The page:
Much has been said, and said truly, of the monkish morbidity, of the hysteria which has often gone with the visions of hermits or nuns. But let us never forget that this visionary religion is, in one sense, necessarily more wholesome than our modern and reasonable morality. It is more wholesome for this reason, that it can contemplate the idea of success or triumph in the hopeless fight towards the ethical ideal, in what Stevenson called, with his usual startling felicity, ‘the lost fight of virtue’. A modern morality, on the other hand, can only point with absolute conviction to the horrors that follow breaches of law; its only certainty is a certainty of ill. It can only point to imperfection. It has no perfection to point to . . .

This omission, good or bad, does leave us face to face with the problem of a human consciousness filled with very definite images of evil, and with no definite image of good. To us light must be henceforward the dark thing -– the thing of which we cannot speak. To us, as to Milton’s devils in Pandemonium, it is darkness that is visible. The human race, according to religion, fell once, and in falling gained the knowledge of good and evil. Now we have fallen a second time, and only the knowledge of evil remains to us.

Heretics (1905).

Published in: on September 3, 2008 at 7:32 am  Leave a Comment  

“Discuss in the dark”

Suppose that a great commotion arises in the street about something, let us say a lamp-post, which many influential persons desire to pull down. A grey-clad monk, who is the spirit of the Middle Ages, is approached upon the matter, and begins to say, in the arid manner of the Schoolmen, “Let us first of all consider, my brethren, the value of Light. If Light be in itself good–” At this point he is somewhat excusably knocked down. All the people make a rush for the lamp-post, the lamp-post is down in ten minutes, and they go about congratulating each other on their unmediaeval practicality. But as things go on they do not work out so easily. Some people have pulled the lamp-post down because they wanted the electric light; some because they wanted old iron; some because they wanted darkness, because their deeds were evil. Some thought it not enough of a lamp-post, some too much; some acted because they wanted to smash municipal machinery; some because they wanted to smash something. And there is war in the night, no man knowing whom he strikes. So, gradually and inevitably, to-day, to-morrow, or the next day, there comes back the conviction that the monk was right after all, and that all depends on what is the philosophy of Light. Only what we might have discussed under the gas-lamp, we now must discuss in the dark.

Heretics (1905).

Published in: on February 13, 2008 at 8:37 pm  Comments (6)  

Honourable satire

There are three distinct classes of great satirists who are also great men — that is to say, three classes of men who can laugh at something without losing their souls. The satirist of the first type is the man who, first of all enjoys himself, and then enjoys his enemies. In this sense he loves his enemy, and by a kind of exaggeration of Christianity he loves his enemy the more the more he becomes an enemy. He has a sort of overwhelming and aggressive happiness in his assertion of anger; his curse is as human as a benediction. Of this type of satire the great example is Rabelais. This is the first typical example of satire, the satire which is voluble, which is violent, which is indecent, but which is not malicious. . .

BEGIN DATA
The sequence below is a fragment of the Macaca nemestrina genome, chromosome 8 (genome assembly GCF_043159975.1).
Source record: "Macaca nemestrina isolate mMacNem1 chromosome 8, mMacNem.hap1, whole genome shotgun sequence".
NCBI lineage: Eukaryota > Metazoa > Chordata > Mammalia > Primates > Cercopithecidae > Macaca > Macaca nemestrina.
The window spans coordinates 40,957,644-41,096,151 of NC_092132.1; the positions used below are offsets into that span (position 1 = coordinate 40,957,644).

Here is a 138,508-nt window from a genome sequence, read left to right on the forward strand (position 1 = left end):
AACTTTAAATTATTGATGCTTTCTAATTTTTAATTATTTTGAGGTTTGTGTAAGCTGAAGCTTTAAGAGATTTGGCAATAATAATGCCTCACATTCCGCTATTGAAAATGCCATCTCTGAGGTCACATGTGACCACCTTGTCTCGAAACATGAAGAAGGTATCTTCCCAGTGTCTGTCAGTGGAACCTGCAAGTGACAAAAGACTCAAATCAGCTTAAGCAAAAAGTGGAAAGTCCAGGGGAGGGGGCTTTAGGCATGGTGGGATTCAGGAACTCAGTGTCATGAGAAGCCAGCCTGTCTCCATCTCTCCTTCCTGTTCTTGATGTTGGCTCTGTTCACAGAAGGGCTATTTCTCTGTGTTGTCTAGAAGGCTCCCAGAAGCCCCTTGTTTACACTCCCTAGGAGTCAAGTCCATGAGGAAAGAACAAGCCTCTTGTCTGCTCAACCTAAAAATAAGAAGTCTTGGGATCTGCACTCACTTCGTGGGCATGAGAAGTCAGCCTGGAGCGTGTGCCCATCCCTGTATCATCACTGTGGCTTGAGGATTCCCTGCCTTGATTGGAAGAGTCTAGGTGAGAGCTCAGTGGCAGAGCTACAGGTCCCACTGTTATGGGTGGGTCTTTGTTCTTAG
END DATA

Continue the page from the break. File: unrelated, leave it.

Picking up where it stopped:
There is a second type of mind which produces satire with the quality of greatness. That is embodied in the satirist whose passions are released and let go by some intolerable sense of wrong. He is maddened by the sense of men being maddened; his tongue becomes an unruly member, and testifies against all mankind. Such a man was Swift, in whom the saeva indignatio was a bitterness to others, because it was a bitterness to himself. . .

The third type of great satire is that in which the satirist is enabled to rise superior to his victim in the only serious sense which superiority can bear, in that of pitying the sinner and respecting the man even while he satirises both. Such an achievement can be found in a thing like Pope’s “Atticus,” a poem in which the satirist feels that he is satirising the weaknesses which belong specially to literary genius. Consequently he takes a pleasure in pointing out his enemy’s strength before he points out his weakness. That is, perhaps, the highest and most honourable form of satire.

Heretics (1905).

Published in: on January 2, 2008 at 1:05 pm  Leave a Comment  

“Out of all those ancient gaieties”

Men are still in black for the death of God. When Christianity was heavily bombarded in the last century upon no point was it more persistently and brilliantly attacked than upon that of its alleged enmity to human joy. Shelley and Swinburne and all their armies have passed again and again over the ground, but they have not altered it. They have not set up a single new trophy or ensign for the world’s merriment to rally to. They have not given a name or a new occasion of gaiety. Mr. Swinburne does not hang up his stockings on the eve of the birthday of Victor Hugo. Mr. William Archer does not sing carols descriptive of the infancy of Ibsen outside people’s doors in the snow. In the round of our rational and mournful year one festival remains out of all those ancient gaieties that once covered the whole earth. Christmas remains to remind us of those ages, whether Pagan or Christian, when the many acted poetry instead of the few writing it. In all the winter of our woods there is no tree in glow but the holly.

Heretics (1905).

Published in: on December 26, 2007 at 8:00 am  Leave a Comment